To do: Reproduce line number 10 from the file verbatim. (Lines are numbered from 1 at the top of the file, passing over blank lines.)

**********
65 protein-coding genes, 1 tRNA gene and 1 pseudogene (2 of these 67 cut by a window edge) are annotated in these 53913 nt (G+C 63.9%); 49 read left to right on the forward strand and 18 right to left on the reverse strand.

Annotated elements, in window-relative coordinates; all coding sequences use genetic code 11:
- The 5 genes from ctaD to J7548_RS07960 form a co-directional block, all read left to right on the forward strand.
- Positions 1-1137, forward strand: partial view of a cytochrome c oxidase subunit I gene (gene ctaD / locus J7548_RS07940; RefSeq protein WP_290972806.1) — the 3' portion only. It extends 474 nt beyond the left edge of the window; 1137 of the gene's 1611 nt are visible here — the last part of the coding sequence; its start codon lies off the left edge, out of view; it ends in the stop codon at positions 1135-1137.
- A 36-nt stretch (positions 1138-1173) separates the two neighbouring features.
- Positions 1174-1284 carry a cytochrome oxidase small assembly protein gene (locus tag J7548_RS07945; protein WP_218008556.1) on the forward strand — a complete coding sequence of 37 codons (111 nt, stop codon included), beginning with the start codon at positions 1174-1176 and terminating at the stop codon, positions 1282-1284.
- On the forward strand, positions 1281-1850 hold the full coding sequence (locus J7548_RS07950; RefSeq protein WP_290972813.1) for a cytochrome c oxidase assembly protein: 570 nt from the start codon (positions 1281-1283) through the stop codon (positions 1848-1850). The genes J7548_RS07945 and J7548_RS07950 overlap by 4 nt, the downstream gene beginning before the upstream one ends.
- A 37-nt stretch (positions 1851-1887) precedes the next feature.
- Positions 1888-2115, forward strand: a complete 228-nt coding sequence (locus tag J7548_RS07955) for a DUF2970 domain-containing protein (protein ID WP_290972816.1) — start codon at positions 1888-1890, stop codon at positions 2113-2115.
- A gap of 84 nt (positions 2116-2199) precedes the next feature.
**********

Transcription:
- A gap of 84 nt (positions 2116-2199) precedes the next feature.